Southwest Open School students toiled in the soil this spring to create a permaculture garden made from donated and repurposed materials.
“Many school gardens in the area were developed with collaboration with other organizations such as Farm to School,” said Casey Simpson, a garden committee member, “whereas the SWOS garden was built almost entirely by students, through donations – not through grants. So it’s a localized and student-led project, as opposed to having outside resources.”
Through the SWOS tradition of hands-on learning, students are planting corn, beans and squash – the “Three Sisters” – which were cultivated and arranged by Ancestral Puebloans in a way to enrich the soil, provide shade and preserve moisture. The techniques tie into the SWOS Ancients class.
The garden also incorporates modern permaculture techniques and is the only local school garden that incorporates a swale – or soil embankment – designed to capture moisture and runoff to create a self-sustaining ecosystem. Simpson said permaculture also requires less maintenance.
“It’s a system of gardening that requires less work and works within the natural ecosystems within the region,” he said. “So you’re not out there trying to plant something that isn’t supposed to grow in the area. At the same time, you’re utilizing plant systems to enrich the soil that you’re growing in. Like the clover cover crops that add nitrogen to the soil and increase the production of your edible plants.”
The garden utilizes compost generated by the school. Simpson hopes vegetables grown in the garden eventually will be used in school lunches, be taken home by students and be donated to local food banks.
“Incorporating education about sustainable, regionally appropriate gardening is what we’re trying to do here,” Simpson said. “We don’t want to plant a bunch of tomatoes that are going to die on the vine over the summer. We want to plant drought–resistant crops that have been historically successful growing in this region. And in doing so, teach students and/or all people with agricultural farming in their future, that there are ways to eat plentifully if you incorporate permaculture.”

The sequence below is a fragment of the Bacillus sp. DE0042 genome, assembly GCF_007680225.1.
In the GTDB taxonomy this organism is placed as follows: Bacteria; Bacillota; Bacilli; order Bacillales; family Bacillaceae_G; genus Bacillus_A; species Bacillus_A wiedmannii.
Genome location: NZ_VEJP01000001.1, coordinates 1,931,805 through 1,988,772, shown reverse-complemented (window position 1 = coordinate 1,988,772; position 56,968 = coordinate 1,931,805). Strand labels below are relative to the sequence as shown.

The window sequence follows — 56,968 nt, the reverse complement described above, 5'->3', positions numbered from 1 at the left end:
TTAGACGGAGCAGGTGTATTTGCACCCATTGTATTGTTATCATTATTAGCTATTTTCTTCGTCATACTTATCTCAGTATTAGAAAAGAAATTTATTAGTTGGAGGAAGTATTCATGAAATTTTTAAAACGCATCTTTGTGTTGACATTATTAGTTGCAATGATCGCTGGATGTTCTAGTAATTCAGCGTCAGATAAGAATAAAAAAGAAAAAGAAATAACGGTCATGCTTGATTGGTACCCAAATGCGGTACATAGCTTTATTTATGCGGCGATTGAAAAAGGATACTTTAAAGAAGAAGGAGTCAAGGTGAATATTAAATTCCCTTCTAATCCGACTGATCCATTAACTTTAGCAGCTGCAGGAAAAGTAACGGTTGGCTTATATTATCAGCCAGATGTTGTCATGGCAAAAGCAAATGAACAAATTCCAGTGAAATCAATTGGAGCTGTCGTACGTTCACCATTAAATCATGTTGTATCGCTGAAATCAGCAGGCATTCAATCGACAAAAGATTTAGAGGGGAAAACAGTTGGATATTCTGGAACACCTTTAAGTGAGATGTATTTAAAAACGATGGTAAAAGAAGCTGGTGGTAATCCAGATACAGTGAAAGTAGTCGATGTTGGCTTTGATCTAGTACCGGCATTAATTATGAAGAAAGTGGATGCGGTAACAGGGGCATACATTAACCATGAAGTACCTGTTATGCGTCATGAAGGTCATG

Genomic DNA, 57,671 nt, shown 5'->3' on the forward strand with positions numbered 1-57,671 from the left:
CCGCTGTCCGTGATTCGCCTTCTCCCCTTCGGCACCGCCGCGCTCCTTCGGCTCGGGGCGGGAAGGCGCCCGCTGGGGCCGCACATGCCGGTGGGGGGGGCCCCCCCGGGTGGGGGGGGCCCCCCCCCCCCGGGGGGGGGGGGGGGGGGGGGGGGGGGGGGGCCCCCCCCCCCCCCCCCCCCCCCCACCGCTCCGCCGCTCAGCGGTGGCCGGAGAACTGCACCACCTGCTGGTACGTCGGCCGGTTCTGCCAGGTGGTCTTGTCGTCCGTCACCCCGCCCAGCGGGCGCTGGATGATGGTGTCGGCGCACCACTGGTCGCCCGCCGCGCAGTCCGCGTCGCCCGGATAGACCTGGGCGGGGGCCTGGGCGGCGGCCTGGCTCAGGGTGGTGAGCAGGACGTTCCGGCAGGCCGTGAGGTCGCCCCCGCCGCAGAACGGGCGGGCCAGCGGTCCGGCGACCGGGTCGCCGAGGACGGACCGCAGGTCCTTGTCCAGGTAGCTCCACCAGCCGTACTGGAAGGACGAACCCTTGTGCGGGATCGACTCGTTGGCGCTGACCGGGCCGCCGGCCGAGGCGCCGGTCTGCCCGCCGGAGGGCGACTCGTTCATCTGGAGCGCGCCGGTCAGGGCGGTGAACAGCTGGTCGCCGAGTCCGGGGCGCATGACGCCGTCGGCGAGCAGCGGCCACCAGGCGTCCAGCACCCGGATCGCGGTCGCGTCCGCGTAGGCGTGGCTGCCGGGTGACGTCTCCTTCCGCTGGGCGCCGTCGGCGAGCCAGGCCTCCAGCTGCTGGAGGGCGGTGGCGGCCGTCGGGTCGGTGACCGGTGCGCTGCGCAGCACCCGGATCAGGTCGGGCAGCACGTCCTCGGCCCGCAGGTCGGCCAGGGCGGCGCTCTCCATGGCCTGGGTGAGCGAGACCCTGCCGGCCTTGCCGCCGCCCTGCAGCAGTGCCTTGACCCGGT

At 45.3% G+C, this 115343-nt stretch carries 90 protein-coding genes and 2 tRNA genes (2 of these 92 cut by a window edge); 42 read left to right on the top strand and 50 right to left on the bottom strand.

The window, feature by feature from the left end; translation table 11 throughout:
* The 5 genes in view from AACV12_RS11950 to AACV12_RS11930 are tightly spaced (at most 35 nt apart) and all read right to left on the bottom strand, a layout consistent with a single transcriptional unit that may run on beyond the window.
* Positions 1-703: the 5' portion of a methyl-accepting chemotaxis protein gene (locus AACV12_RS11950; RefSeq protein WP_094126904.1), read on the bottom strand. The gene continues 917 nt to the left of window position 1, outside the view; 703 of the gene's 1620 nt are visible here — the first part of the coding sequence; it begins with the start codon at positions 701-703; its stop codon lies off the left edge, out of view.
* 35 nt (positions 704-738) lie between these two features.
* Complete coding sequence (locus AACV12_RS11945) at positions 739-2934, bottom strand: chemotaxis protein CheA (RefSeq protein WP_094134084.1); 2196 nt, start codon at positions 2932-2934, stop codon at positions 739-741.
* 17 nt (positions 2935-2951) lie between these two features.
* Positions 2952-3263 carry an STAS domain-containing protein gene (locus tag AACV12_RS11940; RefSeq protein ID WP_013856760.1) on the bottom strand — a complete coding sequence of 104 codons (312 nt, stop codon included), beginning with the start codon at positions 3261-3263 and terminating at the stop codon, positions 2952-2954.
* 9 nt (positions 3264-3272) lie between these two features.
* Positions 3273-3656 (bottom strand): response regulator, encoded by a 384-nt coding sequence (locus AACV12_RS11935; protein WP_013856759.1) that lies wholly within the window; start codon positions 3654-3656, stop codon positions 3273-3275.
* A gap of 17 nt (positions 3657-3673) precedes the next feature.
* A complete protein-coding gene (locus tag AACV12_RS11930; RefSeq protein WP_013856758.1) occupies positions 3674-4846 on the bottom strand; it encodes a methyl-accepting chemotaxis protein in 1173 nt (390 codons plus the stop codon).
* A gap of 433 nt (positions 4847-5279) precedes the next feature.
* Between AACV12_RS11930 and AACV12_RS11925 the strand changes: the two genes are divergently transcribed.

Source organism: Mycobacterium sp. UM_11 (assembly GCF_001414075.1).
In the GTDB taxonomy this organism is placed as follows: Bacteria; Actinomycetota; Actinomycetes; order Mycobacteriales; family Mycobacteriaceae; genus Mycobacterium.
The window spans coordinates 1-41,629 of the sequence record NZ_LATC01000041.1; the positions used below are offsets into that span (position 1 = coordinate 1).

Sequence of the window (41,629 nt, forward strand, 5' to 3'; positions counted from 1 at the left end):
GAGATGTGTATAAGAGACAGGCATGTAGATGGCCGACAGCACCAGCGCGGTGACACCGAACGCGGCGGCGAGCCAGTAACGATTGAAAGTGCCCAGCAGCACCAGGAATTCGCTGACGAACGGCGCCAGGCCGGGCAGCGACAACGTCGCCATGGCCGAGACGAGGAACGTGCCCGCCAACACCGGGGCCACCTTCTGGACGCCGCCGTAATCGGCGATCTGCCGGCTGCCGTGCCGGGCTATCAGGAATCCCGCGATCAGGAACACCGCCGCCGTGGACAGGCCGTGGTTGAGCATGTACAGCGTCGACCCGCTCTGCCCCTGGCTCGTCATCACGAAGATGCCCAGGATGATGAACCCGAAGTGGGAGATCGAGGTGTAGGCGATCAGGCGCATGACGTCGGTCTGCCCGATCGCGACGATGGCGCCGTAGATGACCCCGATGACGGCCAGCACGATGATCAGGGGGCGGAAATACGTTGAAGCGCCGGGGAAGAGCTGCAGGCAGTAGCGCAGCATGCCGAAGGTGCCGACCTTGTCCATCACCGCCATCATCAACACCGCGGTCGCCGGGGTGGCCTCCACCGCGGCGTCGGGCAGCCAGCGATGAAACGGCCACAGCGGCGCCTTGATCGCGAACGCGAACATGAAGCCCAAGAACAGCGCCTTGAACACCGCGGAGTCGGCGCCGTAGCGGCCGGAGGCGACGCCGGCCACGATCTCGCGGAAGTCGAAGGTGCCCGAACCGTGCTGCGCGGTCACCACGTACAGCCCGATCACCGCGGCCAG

Simpson, Rita Stramel, Julie Birkle and Tory Smith partnered this year to form the SWOS Garden Committee. The plan was brought to life by this year’s SWOS Service Class – which incorporates service learning into projects to benefit the community.
Project contributors include Intermountain Farmers Association, Slavens True Value Hardware, Southwest Seed Inc., the Cortez Public Works Department, Mancos Seed Swap, Stone Gravel, Bob Curry of Permaculture Provision Project, Val Truelson, Colby Early, Patti Ledford and Amy Vasing.
Southwest Open School is a charter high school that uses an expeditionary and experiential approach to teaching and learning. Courses are designed to deeply investigate topics and explore class content through projects, travel, community involvement and service. SWOS was founded in 1986,
Information: Casey Simpson at 970-232-6832.